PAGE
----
Setting goals at work is sometimes more challenging than accomplishing them. In a business environment that’s dynamic and unpredictable, and where no two days are the same, goal-setting becomes even more important in keeping your team laser-focused.
Writing actionable goals ensures that you, as a leader, have total control and visibility over your team’s progress. How can you set effective work goals? How do you ensure that what you write is clear, achievable, inspirational, and easy to understand?
We got the answers figured out for you. Today, we will give you 7 different work goals examples and guide you through the process of creating them for the benefit of your own team.
1. Reflect on past goals
Is there a greater teacher than experience? Use your previous examples of work goals as your starting point, as your guide for what needs to change.
Whether you used to write SMART goals, or you are already using the OKRs, revisiting past work goal examples is a fantastic way to set new ones.
The advantage of knowing how that goal performed allows you to spot thinking patterns, the way you approached it and the reasons why it was successful or underperformed.
In the diagram below, we have created a simple 5-step reflection process you can filter your goals through. Follow these steps and your previous attempts at setting goals will immediately turn into useful fuel for the new ones.
2. Plan goals in quarters
Goals can exist in many different forms: daily, weekly, monthly, quarterly and yearly. The question that arises is obvious: Which one do you choose, and why? The answer is quarterly and here is why.
Breaking down an annual goal into quarters allows you the perfect time-span to not only execute your work goals, but also see whether they yield any results.
Don’t confuse tasks with goals. What you set out to accomplish on a daily and weekly basis can only be considered as tasks contributing towards your goals.
Think of it as the relationship between streams, a river and the ocean. Streams flow into the river which in turn ends up in the ocean. Streams are your tasks, the river is the quarterly goals and the ocean are the annual goals. The one feeds into the other.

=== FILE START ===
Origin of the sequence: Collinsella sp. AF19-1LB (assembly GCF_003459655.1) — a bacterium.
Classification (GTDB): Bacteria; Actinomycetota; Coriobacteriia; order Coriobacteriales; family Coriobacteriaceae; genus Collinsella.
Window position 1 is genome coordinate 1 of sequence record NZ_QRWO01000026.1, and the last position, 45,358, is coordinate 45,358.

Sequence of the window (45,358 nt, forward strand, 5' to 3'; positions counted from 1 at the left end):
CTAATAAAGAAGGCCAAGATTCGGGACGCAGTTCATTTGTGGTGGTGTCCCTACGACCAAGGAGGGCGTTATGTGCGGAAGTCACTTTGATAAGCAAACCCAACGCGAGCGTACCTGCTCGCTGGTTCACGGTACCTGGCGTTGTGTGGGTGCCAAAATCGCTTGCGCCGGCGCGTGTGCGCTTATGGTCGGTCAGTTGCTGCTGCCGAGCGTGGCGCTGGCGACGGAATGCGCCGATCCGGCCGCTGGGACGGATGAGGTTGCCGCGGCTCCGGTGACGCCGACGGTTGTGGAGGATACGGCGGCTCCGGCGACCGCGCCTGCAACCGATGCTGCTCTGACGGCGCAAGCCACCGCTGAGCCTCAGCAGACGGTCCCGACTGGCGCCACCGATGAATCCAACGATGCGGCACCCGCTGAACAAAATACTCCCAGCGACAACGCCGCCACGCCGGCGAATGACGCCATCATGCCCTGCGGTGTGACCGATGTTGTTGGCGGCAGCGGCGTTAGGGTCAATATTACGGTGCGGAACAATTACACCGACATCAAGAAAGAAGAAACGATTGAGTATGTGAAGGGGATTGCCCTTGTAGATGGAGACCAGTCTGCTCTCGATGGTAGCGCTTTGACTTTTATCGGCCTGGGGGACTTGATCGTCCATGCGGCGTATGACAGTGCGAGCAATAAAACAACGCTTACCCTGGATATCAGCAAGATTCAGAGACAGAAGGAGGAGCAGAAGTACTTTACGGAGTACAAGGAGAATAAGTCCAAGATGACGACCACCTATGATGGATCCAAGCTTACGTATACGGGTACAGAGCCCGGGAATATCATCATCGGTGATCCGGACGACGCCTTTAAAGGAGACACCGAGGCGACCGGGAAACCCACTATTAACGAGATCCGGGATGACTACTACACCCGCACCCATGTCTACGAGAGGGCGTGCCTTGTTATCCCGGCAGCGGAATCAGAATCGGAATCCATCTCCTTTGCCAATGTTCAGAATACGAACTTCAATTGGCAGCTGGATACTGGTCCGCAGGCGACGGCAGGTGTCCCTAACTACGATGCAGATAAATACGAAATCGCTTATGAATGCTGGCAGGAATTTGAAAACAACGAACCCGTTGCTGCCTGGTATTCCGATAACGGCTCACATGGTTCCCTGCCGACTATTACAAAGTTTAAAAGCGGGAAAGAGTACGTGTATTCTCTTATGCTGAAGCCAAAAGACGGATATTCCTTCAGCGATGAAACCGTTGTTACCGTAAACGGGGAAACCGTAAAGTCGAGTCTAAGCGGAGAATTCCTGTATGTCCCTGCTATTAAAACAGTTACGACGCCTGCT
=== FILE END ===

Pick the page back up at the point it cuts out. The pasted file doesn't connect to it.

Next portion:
In the picture below, you can see a visualization of how to go about writing goals for work.
3. Make goal-setting a team exercise
The difference between a good leader and a great leader is that the former sets work goals for their team whereas the latter sets goals with their team.
Team leaders that include team members in the process have a lot more to learn and a much higher probability to succeed.
The reasoning is simple. Opening the floor to your team creates a constant feedback loop, sharpening and polishing the outcome every time. It broadens and strengthens the communication channel between you and your team as team members now feel they are working towards a goal they were involved in creating.
Refer to the example below to visualize the process.
4. Initiate cross-team collaboration
Internal business structures come in various forms but one could argue that the modern workspace operates in independent, self-sufficient teams. What that means, is that sometimes teams might get lost in their own goals, alienating themselves from the rest of the teams and departments.
In the previous example, we talked about opening the floor to your team. In this example, we’re suggesting you take it a step further and factor in the goals of other teams.